Archive for September, 2011

Interested in finding out how your neighborhood stacks up against other parts of the Boston metro area? A wealth of information related to sustainability (as well as many other topics) is available on the MetroBoston DataCommon website. This free resource, a collaboration between the Metropolitan Area Planning Council and the Boston Indicators Project, allows citizens to easily create and view maps showing data related to the economy, education, housing, public health and safety, transportation, the environment and many other topics for the Boston area.

For a quick look at what this site can do, there is a large gallery of pre-made sample maps available for viewing. Of particular note is a map of renewable energy projects in the metro area. Though the map is from 2008, it provides a useful at-a-glance snapshot of where various types of projects are located. A more recent map of solar photovoltaic installations registered with the Massachusetts Clean Energy Center is also available. Other sample maps that may be of interest to sustainability-minded readers include MBTA ridership, Massachusetts Ocean Management Plan, Massachusetts Smart Growth Zoning, and recycling and compost rates for towns in Massachusetts.

For those who wish to create their own maps, the site also offers a Geocortex-based mapping tool that allows you to create your own custom maps. You can add or subtract layers of data using the toolbar on the right-hand side of the map and zoom in or out using the tools at the top of the screen. When finished, there is an option to save your finished product as a PDF (make sure to cite the source of the information if you are using it in a report). For the uninitiated, there is a very handy tutorial available here, which provides a quick introduction to Geocortex and introduces some basic geographic information system terminology.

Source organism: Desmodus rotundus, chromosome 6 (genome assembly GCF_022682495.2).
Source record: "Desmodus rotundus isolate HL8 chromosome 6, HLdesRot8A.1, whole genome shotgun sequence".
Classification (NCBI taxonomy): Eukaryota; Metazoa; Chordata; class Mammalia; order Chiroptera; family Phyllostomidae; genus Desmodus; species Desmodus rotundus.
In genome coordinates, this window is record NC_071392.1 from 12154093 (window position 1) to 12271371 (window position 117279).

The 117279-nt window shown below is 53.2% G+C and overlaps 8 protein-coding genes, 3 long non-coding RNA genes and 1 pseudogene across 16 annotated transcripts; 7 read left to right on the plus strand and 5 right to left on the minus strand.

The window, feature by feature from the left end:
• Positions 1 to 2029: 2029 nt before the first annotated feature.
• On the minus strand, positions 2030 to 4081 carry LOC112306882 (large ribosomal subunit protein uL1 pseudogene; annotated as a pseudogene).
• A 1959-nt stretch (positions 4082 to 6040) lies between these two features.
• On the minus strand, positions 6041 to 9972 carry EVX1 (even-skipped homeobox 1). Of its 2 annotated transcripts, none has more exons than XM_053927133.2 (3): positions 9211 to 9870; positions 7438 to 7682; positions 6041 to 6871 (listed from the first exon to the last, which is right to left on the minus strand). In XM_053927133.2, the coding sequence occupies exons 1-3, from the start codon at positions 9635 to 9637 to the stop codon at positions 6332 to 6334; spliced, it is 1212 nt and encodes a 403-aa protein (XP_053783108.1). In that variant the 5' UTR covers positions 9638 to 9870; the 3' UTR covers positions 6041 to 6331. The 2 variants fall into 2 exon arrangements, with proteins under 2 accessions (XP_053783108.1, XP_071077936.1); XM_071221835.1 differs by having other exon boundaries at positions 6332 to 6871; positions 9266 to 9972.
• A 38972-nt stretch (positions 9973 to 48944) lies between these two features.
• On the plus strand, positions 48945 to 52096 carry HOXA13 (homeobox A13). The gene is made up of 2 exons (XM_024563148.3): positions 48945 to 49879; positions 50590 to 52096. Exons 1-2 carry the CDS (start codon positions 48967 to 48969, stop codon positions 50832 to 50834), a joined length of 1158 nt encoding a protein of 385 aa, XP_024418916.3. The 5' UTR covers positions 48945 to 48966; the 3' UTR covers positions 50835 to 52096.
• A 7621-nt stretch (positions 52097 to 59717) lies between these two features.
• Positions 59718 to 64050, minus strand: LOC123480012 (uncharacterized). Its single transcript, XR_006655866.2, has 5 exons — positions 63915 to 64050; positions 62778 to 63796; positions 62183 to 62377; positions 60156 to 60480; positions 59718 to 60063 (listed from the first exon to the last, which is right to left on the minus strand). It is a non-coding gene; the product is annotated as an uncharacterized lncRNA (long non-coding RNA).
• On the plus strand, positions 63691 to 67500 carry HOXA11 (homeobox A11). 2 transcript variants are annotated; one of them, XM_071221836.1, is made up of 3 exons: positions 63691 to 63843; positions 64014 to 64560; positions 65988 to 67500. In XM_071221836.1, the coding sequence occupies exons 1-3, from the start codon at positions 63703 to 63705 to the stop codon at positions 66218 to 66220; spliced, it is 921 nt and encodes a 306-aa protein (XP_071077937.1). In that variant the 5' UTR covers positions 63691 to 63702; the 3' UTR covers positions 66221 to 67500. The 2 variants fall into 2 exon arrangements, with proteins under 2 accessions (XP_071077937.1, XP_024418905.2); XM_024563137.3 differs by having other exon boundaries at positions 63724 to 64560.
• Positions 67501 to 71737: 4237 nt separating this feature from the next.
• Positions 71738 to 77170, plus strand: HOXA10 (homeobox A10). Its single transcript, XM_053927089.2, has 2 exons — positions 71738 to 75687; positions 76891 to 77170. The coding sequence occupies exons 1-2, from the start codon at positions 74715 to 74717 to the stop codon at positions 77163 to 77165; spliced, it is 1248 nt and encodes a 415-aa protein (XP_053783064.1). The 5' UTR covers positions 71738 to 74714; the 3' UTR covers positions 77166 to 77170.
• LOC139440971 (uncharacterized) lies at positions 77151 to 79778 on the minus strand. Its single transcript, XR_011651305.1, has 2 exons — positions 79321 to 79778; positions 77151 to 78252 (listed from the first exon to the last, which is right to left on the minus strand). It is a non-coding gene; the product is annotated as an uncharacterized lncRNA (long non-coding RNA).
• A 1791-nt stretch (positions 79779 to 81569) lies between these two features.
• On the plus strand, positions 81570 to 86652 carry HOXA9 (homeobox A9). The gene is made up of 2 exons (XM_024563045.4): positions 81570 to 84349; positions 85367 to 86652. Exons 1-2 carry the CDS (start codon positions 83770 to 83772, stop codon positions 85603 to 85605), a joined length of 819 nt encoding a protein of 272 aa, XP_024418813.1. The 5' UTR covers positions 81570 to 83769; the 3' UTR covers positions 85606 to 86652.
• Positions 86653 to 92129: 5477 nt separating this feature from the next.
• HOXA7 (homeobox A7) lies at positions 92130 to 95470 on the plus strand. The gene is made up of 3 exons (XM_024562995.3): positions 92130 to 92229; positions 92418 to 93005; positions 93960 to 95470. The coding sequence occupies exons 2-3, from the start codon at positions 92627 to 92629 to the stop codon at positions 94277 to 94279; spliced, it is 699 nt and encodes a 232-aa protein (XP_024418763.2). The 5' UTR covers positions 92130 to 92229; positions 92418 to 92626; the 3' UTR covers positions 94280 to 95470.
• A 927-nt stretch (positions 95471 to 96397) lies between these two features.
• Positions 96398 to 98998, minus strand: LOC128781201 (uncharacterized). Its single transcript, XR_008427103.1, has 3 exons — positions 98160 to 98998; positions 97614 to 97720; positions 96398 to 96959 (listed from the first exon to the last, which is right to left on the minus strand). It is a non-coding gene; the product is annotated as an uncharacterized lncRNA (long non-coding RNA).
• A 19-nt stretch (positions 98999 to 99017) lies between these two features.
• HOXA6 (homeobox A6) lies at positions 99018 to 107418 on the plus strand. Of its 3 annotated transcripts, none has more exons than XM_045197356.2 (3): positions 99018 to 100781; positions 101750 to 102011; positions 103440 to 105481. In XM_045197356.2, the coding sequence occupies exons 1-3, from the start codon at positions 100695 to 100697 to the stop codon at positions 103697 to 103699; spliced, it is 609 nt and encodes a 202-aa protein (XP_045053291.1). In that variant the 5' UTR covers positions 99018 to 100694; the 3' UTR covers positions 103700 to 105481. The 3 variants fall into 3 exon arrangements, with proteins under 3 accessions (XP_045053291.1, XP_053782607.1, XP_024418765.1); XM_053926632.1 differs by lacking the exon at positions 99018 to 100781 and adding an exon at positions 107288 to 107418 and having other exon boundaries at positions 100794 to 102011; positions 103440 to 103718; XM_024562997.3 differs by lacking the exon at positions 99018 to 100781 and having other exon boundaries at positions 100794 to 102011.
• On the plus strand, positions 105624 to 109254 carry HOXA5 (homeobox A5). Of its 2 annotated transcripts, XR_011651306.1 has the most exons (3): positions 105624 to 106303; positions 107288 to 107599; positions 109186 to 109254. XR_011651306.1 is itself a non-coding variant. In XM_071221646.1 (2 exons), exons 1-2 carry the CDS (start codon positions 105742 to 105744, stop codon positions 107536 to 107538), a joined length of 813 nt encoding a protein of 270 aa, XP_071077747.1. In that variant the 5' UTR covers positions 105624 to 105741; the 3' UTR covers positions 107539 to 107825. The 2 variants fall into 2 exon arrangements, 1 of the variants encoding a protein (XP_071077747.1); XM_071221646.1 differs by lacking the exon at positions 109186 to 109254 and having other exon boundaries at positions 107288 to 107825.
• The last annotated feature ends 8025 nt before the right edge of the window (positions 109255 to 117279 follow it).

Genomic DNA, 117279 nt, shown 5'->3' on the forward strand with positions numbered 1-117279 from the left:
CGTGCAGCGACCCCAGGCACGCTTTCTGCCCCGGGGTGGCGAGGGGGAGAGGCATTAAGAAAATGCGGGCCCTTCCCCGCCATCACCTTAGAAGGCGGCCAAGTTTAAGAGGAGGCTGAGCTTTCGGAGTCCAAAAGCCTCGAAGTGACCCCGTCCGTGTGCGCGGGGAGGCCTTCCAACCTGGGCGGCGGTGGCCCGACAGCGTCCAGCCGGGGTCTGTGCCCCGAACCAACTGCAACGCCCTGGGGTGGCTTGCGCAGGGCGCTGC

Sites like this show the potential of information technology and the Internet to help support an active and informed citizenry.  With their ability to display large sets of arcane data in an easily readable format, such sites allow concerned citizens to spot trends that would otherwise be difficult to notice. Keep in mind, though, that the data sets may be several years out of date. While this site is an extremely useful tool, it would be best used as a starting point to identify areas for further research and not as the last word on a topic.


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Financial District, Aug 22, 2008

Image by John E. Lester via Flickr

By Dave Wedge | The Boston Herald
Wednesday, September 7, 2011

Mayor Thomas M. Menino is expanding his brand, boldly emblazoning his name on 600 bicycles positioned around the city in his highly touted new Hubway bike sharing program.

The new bikes, paid for through partnerships with private companies, are plastered with the word “Hubway,” the city seal and “Thomas M. Menino, Mayor.” Each bike also bears logos for chief sponsor New Balance.

“Like with any of our public-private partnerships, the city is represented,” Menino spokeswoman Dot Joyce said of the barely disguised mayoral ads.

In 2005, the mayor was slammed by rivals for slapping his name all over the city. Menino’s name is etched on everything from hospital and library wings to billboards at Logan International Airport to fancy signs welcoming people into city neighborhoods.

Jason Tait, spokesman for the state Office of Campaign and Political Finance, said, “Incumbents can place their names and seals of their office on property, and we generally don’t view those name placements as in-kind contributions.”

The mayor has touted the Hubway program as a way to boost healthy, environmentally friendly transportation. The program has already exceeded expectations as organizers claim the bikes were used 37,000 times in the first month.

Bikers were unfazed by the privately funded mayoral ads.

“I could care less. I think it’s a great program. I ride every day, even in the rain,” said Emily Mowbray, 46, of Natick, picking up a bike on Boylston Street. “It’s the same thing as when you come into Massachusetts and you see the sign that says ‘Welcome to Massachusetts’ and you see the governor’s name.”

Ira Kantor contributed to this report.

Article URL: http://www.bostonherald.com/news/regional/view.bg?articleid=1363934

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